Lives: Near Swindon, Wiltshire
Born: September 14, 1946
Education: Swanwick Hall Grammar School, Derbyshire, first in chemistry from Hull University, postgraduate courses at three other universities.
Career: Research Assistant, London University, 1973-75, executive at Institute of Personnel Management, 1975-77, assistant director Ashridge College, 1977-81, Hambro Life/Allied Dunbar 1981-90, J Rothschild 1991-98
Career ambition: To make Inter-Alliance what it is capable of becoming.
Life ambition: To make a comeback at soccer but with more talent.
Likes: Food. I collect porcelain. My family say I like work.
Car: Mercedes S600
Peers say: “He was hands-on at JRA setting it up while the other two were still under contract but they got all the glory. He may feel he still has something to prove.”
By its own admission Inter-Alliance was a company heading for the rocks. The Aim-listed national IFA, with over 1,000 RIs, said it would go into administration by April without more cash. If Inter-Alliance had gone to the wall, the consequences for capitalisation of the rest of the IFA sector would have been serious.
Keith Carby is the man who persuaded the City to give Inter-Alliance another chance, talking existing institutional investors such as Merrill Lynch, Gartmore and CGNU into parting with another £18m to a company which had upwardly revised their maximum loss for 2001 to £21m.
Many in the IFA sector and the City say without Carby the rescue package would not have been agreed. His proven track record as a co-founder of J Rothschild Assurance and his moulding of Hambro Life into Allied Dunbar is understood to have clinched the deal.
A measure of the markets' confidence in Carby is Inter-Alliance's share price. When he took over as chief executive from Stuart McGreevy in January the firm was valued at 52p a share. Two months later shares are now trading at around 92p, although still way down on a 52-week high of 316p.
A straight-talking man, Carby has not had a full-time role in the financial services industry for four years. His retirement pot already in the bank, the 54-year-old Carby freely admits he is not working because he needs the money.
The former Inter-Alliance non-executive director, who is now both chief executive and chairman, says “No self-respecting director would want me as a non-executive director. I cannot resist getting involved in something if I think it is not being run properly – I am a nightmare.”
From a working class background in Derbyshire, Carby has risen to the top of his profession. Getting into the local grammar school through passing his 11-plus, he went on to get a first in chemistry at Hull University.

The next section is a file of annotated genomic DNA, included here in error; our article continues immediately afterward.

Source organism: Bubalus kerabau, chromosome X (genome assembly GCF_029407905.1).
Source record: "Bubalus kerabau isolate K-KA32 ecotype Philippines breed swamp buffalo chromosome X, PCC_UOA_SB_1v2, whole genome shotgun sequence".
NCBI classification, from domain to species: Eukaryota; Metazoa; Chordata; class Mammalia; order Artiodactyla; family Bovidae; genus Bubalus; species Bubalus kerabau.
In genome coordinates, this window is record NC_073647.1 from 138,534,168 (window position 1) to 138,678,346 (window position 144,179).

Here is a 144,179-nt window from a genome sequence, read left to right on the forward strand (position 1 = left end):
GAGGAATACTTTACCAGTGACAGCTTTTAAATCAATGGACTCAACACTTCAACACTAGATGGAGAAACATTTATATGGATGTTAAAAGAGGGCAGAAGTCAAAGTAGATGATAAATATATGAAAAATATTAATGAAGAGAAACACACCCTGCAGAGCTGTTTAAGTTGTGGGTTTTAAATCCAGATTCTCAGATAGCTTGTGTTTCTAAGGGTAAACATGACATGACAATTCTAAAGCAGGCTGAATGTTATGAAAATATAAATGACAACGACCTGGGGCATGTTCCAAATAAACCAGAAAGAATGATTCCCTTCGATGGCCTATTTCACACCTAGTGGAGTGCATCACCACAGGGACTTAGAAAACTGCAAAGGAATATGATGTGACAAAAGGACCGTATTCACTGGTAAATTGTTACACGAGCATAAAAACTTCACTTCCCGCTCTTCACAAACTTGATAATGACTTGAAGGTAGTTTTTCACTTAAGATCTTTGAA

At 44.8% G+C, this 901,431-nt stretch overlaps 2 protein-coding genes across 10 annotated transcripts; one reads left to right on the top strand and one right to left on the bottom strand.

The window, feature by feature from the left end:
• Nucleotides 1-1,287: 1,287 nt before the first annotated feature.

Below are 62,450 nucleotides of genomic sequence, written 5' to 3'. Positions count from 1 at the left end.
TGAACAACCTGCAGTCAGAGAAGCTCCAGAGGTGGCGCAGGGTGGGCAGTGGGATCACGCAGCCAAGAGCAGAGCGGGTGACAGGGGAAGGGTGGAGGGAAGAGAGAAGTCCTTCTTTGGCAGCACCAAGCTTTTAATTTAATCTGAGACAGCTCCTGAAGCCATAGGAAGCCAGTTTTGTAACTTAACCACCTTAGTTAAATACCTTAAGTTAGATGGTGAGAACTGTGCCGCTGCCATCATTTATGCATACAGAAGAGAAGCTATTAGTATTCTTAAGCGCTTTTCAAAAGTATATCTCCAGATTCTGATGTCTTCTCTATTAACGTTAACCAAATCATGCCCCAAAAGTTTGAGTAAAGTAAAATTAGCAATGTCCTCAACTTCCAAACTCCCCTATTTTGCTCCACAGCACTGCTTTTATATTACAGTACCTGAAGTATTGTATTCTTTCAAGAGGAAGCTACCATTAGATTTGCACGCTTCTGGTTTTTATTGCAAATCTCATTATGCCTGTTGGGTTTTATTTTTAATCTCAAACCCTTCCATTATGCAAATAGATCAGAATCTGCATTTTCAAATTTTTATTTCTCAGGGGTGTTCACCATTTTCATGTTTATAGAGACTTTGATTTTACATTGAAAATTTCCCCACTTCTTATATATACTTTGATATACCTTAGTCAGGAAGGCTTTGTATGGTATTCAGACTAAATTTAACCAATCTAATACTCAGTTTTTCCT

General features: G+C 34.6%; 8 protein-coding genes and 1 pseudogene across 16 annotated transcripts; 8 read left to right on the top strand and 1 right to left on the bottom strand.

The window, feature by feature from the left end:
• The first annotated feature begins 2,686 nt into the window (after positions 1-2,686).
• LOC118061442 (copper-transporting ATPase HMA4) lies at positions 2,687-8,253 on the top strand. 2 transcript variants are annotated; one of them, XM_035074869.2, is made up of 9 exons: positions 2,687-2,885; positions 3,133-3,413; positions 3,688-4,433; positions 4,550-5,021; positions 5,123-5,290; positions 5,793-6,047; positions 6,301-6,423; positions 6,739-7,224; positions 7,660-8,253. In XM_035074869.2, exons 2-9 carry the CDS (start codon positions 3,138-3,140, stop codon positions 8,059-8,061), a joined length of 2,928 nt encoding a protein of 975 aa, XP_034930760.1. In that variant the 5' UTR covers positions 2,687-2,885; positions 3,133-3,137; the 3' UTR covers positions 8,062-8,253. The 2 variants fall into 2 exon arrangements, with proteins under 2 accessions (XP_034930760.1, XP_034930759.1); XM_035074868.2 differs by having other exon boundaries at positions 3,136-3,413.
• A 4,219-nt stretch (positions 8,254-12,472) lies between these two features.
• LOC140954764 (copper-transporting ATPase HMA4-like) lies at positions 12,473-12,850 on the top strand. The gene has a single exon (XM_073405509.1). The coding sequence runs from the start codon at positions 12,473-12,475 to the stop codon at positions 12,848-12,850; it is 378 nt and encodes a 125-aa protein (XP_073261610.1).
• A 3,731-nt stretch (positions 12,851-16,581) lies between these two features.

He then went to Oxford University, where he did teacher training while pursuing his real passion of football, earning a blue – a time that saw him man-marking a teenage Graeme Souness, then with Spurs reserves.
An unfinished PhD was followed by spells in research and consultancy roles through the 1970s. He joined Hambro Life, now Allied Dunbar, in 1981, working his way up to managing director while overseeing a near doubling of its salesforce.
In 1991 he was one of the three founding directors of J Rothschild Assurance, where he helped build the company to over 1,300 staff, annual premium income of £450m and funds under management of almost £2bn, before reversing it into St James's Place Capital.
One of the problems he is inheriting at Inter-Alliance is the expense of integrating staff from the Lincoln and Prudential salesforces. With only 132 Pru sales staff coming on board, way below Inter-Alliance's original target, there will be room for overheads to be cut. Carby has already announced a trimming of 25 per cent of the admin staff at head office.
Having stated top-end losses for 2001 of £21m, Carby is clearing the decks in accounting terms and gives himself a comfortable benchmark for his own performance. This figure includes a lot of goodwill that has been written off.
Carby says: “It is not uncommon for management to take the approach of drawing a clear line under losses in this way.”
But other than cutting overheads and stopping acquiring salesforces, how is Carby going to turn around Inter-Alliance's huge losses? He says: “The company grew very quickly organically and through acquisition, and as a result it had severe indigestion. Where the company needs amendment is the way it carries out operations.”
To turn around the company's bank balance, Carby says he wants to take average RI earnings from its present £70,000 to £100,000 over the next two years. But how will he do it?
Carby says: “It is simple – I have done it before. It is about putting people in a culture where they want to do better, providing people with developmental expertise, marketing skills and technology.
On polarisation Carby says: “My shareholders require me to keep an open mind. My personal preference is to remain as independent as possible.”
Carby also wants to pursue the Holy Grail of the national IFA – a national brand. Carby says: “Brand is behaviour. You need to get your people to behave in a way that accords with customers' brand expectations, so people get consistent service when they go to their IFA. We will invest in brand later this year when our structures are in place, but you cannot just advertise your way to market share.”
Carby's hands-on style has seen him work weekends, going around the country to meet his staff and see the nuts and bolts of the industry. But he denies his regime will be a harder one, just a better one.
Carby denies his style is disciplinarian, and his frequent references to his experiences in psychology and psychotherapy reveal an understanding of how people work at first masked by his bluff Northern exterior. Turning around the loss-making supertanker Inter-Alliance will require an understanding of the mind of the IFA and a repeat of earlier successes. His advisers and shareholders will look on with interest.